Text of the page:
Cthulhu

From Conservapedia

Jump to: navigation, search
Cthulu.png

Cthulhu (pronounced "K'Thoo Loo") (Other spellings: Kutulu, Ktulu, Cthulu, Kthulhut, Thu Thu, Tulu) is a fictional entity (called one of the "Great Old Ones") variously described as a "sleeping" or "dreaming" in the works of H. P. Lovecraft. Cthulhu sleeps in the sunken city of R'lyeh and when the stars are right, will reawaken ushering in the destruction of humanity. It is featured in the eponymous short story The Call of Cthulhu, as well as many other works by both Lovecraft and his contemporaries.

Some have suggested a connection between Cthulhu and Judeo-Christian figures such as Satan, though this comparison is shaky at best. In every Lovecraft story, the universe is full of strange and terrible entities that humans mistakenly call Gods; Cthulhu being a powerful but not unique creature with Godlike powers. Lovecraft himself was an atheist, and his stories reflected his views of humanity's role in the universe as insignificant and at the mercy of greater, unknown powers.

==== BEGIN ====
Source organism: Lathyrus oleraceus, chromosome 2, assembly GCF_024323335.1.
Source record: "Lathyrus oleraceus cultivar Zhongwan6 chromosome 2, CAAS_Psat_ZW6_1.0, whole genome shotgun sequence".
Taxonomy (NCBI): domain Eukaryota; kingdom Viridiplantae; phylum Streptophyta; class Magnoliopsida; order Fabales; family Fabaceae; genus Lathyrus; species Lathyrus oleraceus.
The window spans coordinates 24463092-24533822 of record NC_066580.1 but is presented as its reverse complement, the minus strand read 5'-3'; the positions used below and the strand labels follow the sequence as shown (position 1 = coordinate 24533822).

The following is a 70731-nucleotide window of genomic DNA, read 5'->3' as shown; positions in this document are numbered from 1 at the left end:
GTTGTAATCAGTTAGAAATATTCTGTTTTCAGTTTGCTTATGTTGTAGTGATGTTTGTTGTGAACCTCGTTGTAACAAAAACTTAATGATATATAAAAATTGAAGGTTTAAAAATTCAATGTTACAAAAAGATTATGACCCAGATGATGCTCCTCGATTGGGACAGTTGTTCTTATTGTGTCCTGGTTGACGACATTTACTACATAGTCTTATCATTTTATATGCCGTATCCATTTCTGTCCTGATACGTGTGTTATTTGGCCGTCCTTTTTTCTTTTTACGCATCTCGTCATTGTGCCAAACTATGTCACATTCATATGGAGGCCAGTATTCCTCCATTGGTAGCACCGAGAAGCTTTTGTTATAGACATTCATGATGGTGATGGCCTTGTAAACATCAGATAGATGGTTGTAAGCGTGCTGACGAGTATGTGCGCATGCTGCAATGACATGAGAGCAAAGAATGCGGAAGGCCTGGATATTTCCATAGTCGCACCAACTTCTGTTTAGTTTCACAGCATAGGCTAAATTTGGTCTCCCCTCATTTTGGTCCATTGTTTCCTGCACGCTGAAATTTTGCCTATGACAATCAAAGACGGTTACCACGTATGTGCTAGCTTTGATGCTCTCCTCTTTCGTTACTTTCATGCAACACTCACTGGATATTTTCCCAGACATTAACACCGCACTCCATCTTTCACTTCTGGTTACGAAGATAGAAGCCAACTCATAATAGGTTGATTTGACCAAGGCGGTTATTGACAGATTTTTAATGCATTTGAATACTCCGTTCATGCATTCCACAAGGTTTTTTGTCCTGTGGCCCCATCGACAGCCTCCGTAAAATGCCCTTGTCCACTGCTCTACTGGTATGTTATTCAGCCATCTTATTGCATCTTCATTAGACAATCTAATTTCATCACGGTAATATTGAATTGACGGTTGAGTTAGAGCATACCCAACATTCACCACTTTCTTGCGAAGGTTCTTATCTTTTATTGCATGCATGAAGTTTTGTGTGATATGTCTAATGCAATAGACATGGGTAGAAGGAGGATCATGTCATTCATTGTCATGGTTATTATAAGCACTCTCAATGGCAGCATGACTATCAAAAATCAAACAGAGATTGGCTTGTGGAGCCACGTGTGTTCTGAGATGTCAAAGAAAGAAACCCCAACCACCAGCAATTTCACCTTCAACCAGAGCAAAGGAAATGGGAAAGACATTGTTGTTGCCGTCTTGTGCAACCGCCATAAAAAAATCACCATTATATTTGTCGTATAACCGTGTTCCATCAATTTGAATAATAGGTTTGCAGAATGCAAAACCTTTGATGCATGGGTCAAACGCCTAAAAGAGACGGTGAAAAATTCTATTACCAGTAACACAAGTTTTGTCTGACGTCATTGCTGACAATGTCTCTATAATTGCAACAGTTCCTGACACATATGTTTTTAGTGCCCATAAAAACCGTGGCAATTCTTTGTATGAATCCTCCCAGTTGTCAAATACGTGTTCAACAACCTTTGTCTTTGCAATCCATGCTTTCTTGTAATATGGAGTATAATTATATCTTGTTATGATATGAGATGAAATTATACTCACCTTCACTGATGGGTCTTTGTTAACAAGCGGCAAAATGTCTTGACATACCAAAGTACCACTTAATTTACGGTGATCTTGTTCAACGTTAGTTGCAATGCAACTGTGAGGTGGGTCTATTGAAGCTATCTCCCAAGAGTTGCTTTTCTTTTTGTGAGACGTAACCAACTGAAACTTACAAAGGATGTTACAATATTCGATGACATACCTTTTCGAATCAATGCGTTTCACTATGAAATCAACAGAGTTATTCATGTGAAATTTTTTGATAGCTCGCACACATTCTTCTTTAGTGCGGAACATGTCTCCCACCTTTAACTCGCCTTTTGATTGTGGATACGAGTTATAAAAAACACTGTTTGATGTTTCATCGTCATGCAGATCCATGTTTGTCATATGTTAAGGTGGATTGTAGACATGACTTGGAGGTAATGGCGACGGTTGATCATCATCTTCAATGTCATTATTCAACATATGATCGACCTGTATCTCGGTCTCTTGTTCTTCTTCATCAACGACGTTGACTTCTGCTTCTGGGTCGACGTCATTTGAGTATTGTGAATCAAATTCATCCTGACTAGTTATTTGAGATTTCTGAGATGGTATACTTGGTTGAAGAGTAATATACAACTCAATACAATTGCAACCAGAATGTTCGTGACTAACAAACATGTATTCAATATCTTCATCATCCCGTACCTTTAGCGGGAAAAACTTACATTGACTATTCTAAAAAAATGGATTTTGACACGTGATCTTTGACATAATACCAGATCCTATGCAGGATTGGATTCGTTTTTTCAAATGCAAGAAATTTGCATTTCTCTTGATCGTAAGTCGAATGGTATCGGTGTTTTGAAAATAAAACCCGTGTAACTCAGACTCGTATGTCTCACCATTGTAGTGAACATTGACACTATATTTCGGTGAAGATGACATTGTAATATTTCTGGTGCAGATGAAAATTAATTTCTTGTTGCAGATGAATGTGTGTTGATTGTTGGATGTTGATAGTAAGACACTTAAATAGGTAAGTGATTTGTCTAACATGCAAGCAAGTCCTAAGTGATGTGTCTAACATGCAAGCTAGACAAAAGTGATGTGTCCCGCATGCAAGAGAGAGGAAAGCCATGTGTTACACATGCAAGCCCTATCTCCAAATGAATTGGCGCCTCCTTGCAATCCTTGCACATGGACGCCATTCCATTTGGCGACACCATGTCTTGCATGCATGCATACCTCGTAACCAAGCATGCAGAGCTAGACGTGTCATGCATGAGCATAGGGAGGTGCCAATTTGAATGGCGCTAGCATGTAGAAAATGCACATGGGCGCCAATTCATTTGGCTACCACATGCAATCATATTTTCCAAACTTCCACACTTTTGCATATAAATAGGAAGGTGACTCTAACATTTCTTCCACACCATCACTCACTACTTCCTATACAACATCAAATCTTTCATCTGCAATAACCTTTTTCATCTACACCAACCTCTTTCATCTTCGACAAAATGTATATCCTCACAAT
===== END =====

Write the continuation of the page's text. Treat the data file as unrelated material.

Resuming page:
In 1932, Lovecraft himself declared: "All I say is that I think it is damned unlikely that anything like a central cosmic will, a spirit world, or an eternal survival of personality exist. They are the most preposterous and unjustified of all the guesses which can be made about the universe, and I am not enough of a hair-splitter to pretend that I don't regard them as arrant and negligible moonshine. In theory I am an agnostic, but pending the appearance of radical evidence I must be classed, practically and provisionally, as an atheist."[1]

References

  1. H.P. Lovecraft Letter to Robert E. Howard (August 16, 1932), in Selected Letters 1932-1934 (Sauk City, WI: Arkham House, 1976), p.57.
Personal tools